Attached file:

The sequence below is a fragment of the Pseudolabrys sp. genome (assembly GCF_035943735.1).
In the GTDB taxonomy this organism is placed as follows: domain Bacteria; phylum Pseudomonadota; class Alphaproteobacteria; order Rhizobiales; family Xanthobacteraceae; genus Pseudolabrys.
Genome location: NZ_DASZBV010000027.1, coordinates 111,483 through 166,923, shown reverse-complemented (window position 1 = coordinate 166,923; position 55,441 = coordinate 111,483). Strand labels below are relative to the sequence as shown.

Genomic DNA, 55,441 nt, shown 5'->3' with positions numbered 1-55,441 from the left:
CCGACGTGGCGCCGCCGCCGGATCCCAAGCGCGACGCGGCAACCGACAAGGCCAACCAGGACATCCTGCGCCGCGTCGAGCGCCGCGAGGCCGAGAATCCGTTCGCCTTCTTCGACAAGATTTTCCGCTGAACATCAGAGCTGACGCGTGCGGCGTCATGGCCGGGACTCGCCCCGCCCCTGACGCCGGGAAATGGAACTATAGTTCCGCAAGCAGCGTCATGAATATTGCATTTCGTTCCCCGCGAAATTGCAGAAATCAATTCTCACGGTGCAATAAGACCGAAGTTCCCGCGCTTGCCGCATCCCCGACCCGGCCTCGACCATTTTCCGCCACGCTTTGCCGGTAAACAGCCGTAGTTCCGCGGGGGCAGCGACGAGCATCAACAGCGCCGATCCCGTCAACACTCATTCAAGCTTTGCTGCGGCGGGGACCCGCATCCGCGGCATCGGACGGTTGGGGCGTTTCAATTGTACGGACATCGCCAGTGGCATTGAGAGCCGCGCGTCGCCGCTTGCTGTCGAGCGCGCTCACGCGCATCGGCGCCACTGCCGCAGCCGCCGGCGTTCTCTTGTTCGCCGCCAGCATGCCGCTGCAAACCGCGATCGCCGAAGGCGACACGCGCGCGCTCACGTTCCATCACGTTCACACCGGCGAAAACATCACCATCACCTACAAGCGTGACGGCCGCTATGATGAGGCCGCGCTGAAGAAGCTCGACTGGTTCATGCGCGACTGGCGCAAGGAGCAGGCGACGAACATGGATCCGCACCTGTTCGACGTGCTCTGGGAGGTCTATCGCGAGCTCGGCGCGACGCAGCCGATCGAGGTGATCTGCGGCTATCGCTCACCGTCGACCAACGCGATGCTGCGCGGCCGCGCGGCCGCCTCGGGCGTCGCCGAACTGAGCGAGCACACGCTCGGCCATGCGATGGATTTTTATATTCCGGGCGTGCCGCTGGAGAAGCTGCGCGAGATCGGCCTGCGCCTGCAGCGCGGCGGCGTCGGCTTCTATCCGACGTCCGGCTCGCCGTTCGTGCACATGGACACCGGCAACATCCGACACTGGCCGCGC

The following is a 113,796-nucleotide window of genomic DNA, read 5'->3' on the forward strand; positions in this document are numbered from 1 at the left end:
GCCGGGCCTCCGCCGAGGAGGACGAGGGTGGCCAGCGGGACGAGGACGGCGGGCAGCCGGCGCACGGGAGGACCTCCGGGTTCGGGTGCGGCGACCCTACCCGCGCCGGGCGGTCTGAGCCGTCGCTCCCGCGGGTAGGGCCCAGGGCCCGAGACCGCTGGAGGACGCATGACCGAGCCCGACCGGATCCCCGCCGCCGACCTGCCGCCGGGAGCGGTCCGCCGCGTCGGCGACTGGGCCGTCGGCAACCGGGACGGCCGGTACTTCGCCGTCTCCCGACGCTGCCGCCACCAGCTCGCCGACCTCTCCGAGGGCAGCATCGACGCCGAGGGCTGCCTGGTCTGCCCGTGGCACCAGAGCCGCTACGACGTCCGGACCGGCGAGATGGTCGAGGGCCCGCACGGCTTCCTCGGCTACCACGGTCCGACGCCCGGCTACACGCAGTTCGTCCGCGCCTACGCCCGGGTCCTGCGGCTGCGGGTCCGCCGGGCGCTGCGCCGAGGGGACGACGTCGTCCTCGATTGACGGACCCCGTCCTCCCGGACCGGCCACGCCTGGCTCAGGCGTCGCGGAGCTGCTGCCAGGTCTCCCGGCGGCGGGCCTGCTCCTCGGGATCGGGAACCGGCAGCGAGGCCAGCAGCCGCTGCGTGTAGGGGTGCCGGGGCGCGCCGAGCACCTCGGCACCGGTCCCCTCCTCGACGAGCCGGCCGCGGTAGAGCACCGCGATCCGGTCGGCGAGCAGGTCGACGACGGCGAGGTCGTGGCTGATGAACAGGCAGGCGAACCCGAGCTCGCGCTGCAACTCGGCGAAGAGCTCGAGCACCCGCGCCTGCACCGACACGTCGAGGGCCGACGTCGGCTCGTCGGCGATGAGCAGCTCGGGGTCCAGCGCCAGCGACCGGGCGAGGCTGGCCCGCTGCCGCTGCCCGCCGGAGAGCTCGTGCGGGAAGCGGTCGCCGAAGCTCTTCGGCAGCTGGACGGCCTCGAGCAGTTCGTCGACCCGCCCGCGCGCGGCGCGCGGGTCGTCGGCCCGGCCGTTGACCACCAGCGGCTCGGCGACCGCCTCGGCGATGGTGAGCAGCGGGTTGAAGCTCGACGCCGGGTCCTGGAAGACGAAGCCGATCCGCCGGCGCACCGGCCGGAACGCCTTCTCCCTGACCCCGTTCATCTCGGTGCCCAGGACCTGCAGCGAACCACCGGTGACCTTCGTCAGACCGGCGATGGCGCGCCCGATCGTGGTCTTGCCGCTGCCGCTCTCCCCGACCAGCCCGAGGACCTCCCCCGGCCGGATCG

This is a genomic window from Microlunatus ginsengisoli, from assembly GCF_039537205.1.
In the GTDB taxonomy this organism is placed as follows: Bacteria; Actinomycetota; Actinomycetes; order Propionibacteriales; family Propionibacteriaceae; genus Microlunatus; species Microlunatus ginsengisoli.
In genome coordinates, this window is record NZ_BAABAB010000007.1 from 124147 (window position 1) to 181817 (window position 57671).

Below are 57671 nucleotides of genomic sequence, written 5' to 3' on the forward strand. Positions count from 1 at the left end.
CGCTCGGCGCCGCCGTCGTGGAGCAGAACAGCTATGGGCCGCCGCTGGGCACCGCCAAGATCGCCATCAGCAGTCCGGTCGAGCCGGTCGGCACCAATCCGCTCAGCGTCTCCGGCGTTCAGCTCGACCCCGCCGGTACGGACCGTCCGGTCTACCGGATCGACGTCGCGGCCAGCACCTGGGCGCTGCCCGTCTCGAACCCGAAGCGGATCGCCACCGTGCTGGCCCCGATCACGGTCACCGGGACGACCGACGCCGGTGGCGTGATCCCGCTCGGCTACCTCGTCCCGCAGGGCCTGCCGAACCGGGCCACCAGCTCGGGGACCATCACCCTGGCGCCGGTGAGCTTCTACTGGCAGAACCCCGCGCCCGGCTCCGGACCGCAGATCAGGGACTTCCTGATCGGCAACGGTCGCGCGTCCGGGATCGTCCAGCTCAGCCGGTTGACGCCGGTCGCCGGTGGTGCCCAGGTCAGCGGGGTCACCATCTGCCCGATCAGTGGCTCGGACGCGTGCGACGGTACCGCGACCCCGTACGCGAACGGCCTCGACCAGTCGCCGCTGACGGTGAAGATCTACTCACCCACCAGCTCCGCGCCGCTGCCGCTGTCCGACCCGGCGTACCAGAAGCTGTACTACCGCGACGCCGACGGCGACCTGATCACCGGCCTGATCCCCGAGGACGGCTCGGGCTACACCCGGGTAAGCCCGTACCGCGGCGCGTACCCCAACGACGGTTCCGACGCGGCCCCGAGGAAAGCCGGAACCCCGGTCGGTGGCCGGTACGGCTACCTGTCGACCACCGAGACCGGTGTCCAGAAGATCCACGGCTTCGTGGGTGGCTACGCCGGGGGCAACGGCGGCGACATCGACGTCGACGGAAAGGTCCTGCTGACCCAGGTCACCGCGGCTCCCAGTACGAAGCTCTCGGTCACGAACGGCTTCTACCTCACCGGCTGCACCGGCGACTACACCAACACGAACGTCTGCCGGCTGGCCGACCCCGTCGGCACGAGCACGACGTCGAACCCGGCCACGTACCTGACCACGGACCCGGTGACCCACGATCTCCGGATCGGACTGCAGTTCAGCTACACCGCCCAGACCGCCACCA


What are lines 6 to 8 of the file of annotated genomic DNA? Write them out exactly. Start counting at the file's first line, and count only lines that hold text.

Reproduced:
The following is a 113,796-nucleotide window of genomic DNA, read 5'->3' on the forward strand; positions in this document are numbered from 1 at the left end:
GCCGGGCCTCCGCCGAGGAGGACGAGGGTGGCCAGCGGGACGAGGACGGCGGGCAGCCGGCGCACGGGAGGACCTCCGGGTTCGGGTGCGGCGACCCTACCCGCGCCGGGCGGTCTGAGCCGTCGCTCCCGCGGGTAGGGCCCAGGGCCCGAGACCGCTGGAGGACGCATGACCGAGCCCGACCGGATCCCCGCCGCCGACCTGCCGCCGGGAGCGGTCCGCCGCGTCGGCGACTGGGCCGTCGGCAACCGGGACGGCCGGTACTTCGCCGTCTCCCGACGCTGCCGCCACCAGCTCGCCGACCTCTCCGAGGGCAGCATCGACGCCGAGGGCTGCCTGGTCTGCCCGTGGCACCAGAGCCGCTACGACGTCCGGACCGGCGAGATGGTCGAGGGCCCGCACGGCTTCCTCGGCTACCACGGTCCGACGCCCGGCTACACGCAGTTCGTCCGCGCCTACGCCCGGGTCCTGCGGCTGCGGGTCCGCCGGGCGCTGCGCCGAGGGGACGACGTCGTCCTCGATTGACGGACCCCGTCCTCCCGGACCGGCCACGCCTGGCTCAGGCGTCGCGGAGCTGCTGCCAGGTCTCCCGGCGGCGGGCCTGCTCCTCGGGATCGGGAACCGGCAGCGAGGCCAGCAGCCGCTGCGTGTAGGGGTGCCGGGGCGCGCCGAGCACCTCGGCACCGGTCCCCTCCTCGACGAGCCGGCCGCGGTAGAGCACCGCGATCCGGTCGGCGAGCAGGTCGACGACGGCGAGGTCGTGGCTGATGAACAGGCAGGCGAACCCGAGCTCGCGCTGCAACTCGGCGAAGAGCTCGAGCACCCGCGCCTGCACCGACACGTCGAGGGCCGACGTCGGCTCGTCGGCGATGAGCAGCTCGGGGTCCAGCGCCAGCGACCGGGCGAGGCTGGCCCGCTGCCGCTGCCCGCCGGAGAGCTCGTGCGGGAAGCGGTCGCCGAAGCTCTTCGGCAGCTGGACGGCCTCGAGCAGTTCGTCGACCCGCCCGCGCGCGGCGCGCGGGTCGTCGGCCCGGCCGTTGACCACCAGCGGCTCGGCGACCGCCTCGGCGATGGTGAGCAGCGGGTTGAAGCTCGACGCCGGGTCCTGGAAGACGAAGCCGATCCGCCGGCGCACCGGCCGGAACGCCTTCTCCCTGACCCCGTTCATCTCGGTGCCCAGGACCTGCAGCGAACCACCGGTGACCTTCGTCAGACCGGCGATGGCGCGCCCGATCGTGGTCTTGCCGCTGCCGCTCTCCCCGACCAGCCCGAGGACCTCCCCCGGCCGGATCG

This is a genomic window from Microlunatus ginsengisoli, from assembly GCF_039537205.1.